Do Apple iOS 18’s Genmojis miss the point of how we use emojis?


No more yearning for Apple to drop a chicken nugget or head louse emoji. Soon, fresh emojis will be on demand with AI.

This fall, some iPhone owners will get the power to make custom emojis using AI in iOS 18. They can describe their emoji fever dreams in a search bar in the Messages app, and it will spin up bespoke emojis like a sad cowboy or a corgi wearing a suit of armor.

Apple’s iMessage technology and accompanying blue bubbles hold some serious cultural cache. By adding the potential for unlimited, unhinged emojis, the company could springboard AI emojis to new digital-culture heights. Or it could fail to read the room and change how we communicate for the worse.

“This is the most mainstream version of an emoji image generator we’ve ever seen,” said Keith Broni, editor in chief of the emoji dictionary Emojipedia. It will “open the floodgates” of niche emoji creation.

Apple previewed these “Genmojis” along with a bevy of other artificial intelligence features at its annual developer conference this week, amid pressure to keep up with competitors in the race toward AI adoption. Genmojis will be powered by Apple’s own version of the technology used by other consumer image generators. Users of iOS 18 will also get an “Image Playground” app, where they can generate images in different styles. Both that and Genmojis will be built into Messages.

Apple declined to comment on what user insights, if any, inspired the Genmoji rollout.

People on social media are asking whether Genmojis will play nicely with green-bubble Android devices (they can be sent, but as image files) and what sort of guardrails Apple will include (i.e. how much leeway will we get with eggplants).

Like spoken language, emoji use evolves over time. Perhaps the biggest change since smartphones hit shelves is the shift from literal to ironic emoji use, especially among young people. While millennials preferred the on-the-nose 😂 to indicate something was funny, Gen Z often opts for the figurative 💀 — meaning it’s so funny they died.

Teenagers are the undefeated champions of appropriating new technologies for their own use, said Loren Terveen, a computer science professor at University of Minnesota. Emojis help us convey meaning, says Terveen, who studies the many ways people use emojis, from portraying an emotion to making an oblique reference. And young people have shown emojis can be powerful tools for subversion and irony.

Both uses work best when the sender and receiver have a similar set of emojis to reference, Terveen said. Perhaps that’s why the cake and water drop emojis have taken on an (explicit) internet life of their own.

When people on TikTok want to say someone is an idiot, they use a clown emoji. It’s not for lack of emoji options — the clown has just developed a meaning of its own. What would that clown mean if it had a feather boa, a nose ring or a head injury?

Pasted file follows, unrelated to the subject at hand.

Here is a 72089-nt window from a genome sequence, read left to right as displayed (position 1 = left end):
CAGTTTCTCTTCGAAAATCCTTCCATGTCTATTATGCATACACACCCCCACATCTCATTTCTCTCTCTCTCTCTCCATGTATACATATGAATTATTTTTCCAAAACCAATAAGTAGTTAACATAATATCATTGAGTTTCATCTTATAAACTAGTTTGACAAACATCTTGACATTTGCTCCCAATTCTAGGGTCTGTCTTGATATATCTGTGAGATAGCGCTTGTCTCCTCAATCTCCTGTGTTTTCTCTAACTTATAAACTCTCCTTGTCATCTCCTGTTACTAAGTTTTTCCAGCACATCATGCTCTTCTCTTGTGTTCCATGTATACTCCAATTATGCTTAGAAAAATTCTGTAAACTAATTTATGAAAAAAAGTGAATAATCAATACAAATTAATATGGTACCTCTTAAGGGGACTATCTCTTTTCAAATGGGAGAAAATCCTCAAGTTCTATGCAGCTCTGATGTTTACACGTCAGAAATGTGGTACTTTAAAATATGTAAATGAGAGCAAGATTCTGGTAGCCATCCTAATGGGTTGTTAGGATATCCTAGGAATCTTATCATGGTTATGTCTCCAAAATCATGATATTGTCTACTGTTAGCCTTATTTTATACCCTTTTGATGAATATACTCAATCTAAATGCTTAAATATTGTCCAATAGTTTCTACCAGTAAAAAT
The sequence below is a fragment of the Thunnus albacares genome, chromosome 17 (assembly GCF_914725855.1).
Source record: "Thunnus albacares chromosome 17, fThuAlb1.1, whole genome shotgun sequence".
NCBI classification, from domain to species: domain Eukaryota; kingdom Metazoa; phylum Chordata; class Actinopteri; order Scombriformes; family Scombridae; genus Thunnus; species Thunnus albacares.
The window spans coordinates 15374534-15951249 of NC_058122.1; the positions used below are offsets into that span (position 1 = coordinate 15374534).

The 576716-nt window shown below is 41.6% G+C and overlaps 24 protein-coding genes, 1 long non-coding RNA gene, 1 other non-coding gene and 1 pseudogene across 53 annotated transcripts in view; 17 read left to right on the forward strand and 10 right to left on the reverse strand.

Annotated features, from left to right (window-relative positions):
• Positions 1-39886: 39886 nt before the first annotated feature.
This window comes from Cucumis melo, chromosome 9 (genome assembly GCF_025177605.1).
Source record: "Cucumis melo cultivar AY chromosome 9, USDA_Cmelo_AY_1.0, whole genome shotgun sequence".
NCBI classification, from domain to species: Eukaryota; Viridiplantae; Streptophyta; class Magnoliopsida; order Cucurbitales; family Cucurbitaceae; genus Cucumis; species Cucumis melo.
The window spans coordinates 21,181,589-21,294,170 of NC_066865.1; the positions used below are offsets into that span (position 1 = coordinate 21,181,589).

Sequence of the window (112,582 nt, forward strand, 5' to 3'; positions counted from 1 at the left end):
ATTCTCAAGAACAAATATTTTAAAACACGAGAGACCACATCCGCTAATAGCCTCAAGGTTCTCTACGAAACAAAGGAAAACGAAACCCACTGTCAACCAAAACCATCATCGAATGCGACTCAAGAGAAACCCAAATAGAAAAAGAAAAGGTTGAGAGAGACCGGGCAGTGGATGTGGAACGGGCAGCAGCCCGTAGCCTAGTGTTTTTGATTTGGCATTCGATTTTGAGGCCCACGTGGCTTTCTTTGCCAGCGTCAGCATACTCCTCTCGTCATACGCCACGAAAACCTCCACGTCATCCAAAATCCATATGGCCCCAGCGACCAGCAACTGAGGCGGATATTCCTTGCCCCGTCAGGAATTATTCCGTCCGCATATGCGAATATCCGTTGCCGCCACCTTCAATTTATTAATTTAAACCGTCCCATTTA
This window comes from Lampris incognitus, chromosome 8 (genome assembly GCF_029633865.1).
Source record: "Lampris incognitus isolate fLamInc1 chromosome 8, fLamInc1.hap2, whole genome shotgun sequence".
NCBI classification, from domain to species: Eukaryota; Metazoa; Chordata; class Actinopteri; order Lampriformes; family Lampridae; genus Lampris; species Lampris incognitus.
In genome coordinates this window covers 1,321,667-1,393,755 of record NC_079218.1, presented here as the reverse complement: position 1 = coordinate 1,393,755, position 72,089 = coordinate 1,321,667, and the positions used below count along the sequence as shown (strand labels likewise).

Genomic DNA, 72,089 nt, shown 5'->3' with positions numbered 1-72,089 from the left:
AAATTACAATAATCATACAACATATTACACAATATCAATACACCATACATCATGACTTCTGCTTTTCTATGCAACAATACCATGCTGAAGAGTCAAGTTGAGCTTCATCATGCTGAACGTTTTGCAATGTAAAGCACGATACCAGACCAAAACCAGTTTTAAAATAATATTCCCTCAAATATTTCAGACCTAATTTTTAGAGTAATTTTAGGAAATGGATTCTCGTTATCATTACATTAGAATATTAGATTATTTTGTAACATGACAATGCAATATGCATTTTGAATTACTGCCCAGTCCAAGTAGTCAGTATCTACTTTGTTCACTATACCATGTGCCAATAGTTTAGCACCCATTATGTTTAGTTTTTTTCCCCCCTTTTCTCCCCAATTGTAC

Emojis are like a universal language, and the endless possibilities of AI might throw us off, Terveen said. How can we trust a recipient understands what we’re trying to indicate? How can we subvert the conventional use of an emoji when there’s no convention to subvert?

“If you’re constantly generating new emojis, you’re just illustrating the conversation, which isn’t the point,” said Trevor Jones, a 34-year-old animator in New Mexico. “It’s supposed to be a quick shorthand for something else.”

Jennifer Daniel, Google’s creative director for Android, sees it differently. Emoji Kitchen, a similar tool baked into Google’s Gboard app that lets users combine images into a new creation, doesn’t water down our emoji communication, she said. It enriches it.

“Language can feel like a low-bandwidth technology to communicate our infinitely prismatic emotions,” she said in an email. “There is no word to describe the deeply genuine gratitude that only a bouquet of hot dogs communicates.”

Some of Apple’s past efforts at spicing up the Messages app, including humanoid “Memojis” and screen-grabbed stickers, have fallen flat. Absurd or inappropriate Genmojis will probably make the rounds on social media. But will we be laughing with them or at them?

Emojipedia’s Broni has spent years scraping social media sites to better understand how people employ emojis. Genmojis may not produce the next viral icon — such as this wooden chair — but even if they never play a starring role in internet culture, they’ll probably become a mainstay in more private conversations, he said.

For example, despite Gen Z’s switch to ironic emoji use, the most popular emojis are still, by far, positive faces like the smiley, according to Emojipedia. Baked-in AI generators probably won’t change that, he said, but they could introduce millions of emojis beloved by one or two people. Close friends tend to develop their own group-speak, and that includes emojis. Broni said he has two iMessage-using friends who call each other “puffin,” in a romantic way. Cue an AI puffin emoji.

Nico Jackson, a 28-year-old real estate worker in California, appreciates a “nonserious” emoji or two. And he doesn’t expect AI to destroy the art of choosing the perfect ironic glyph.

“Even though you can make Genmojis hyper specific, it’s still going to take some inference from you and whoever you’re sending it to understand what it represents,” he said.

Nineteen-year-old Sam Stoof said even if Genmojis make his chats insufferable, he’s along for the ride.

“I’m excited for Genmojis in friend group chats,” Stoof said. “They’re going to be so cursed.”



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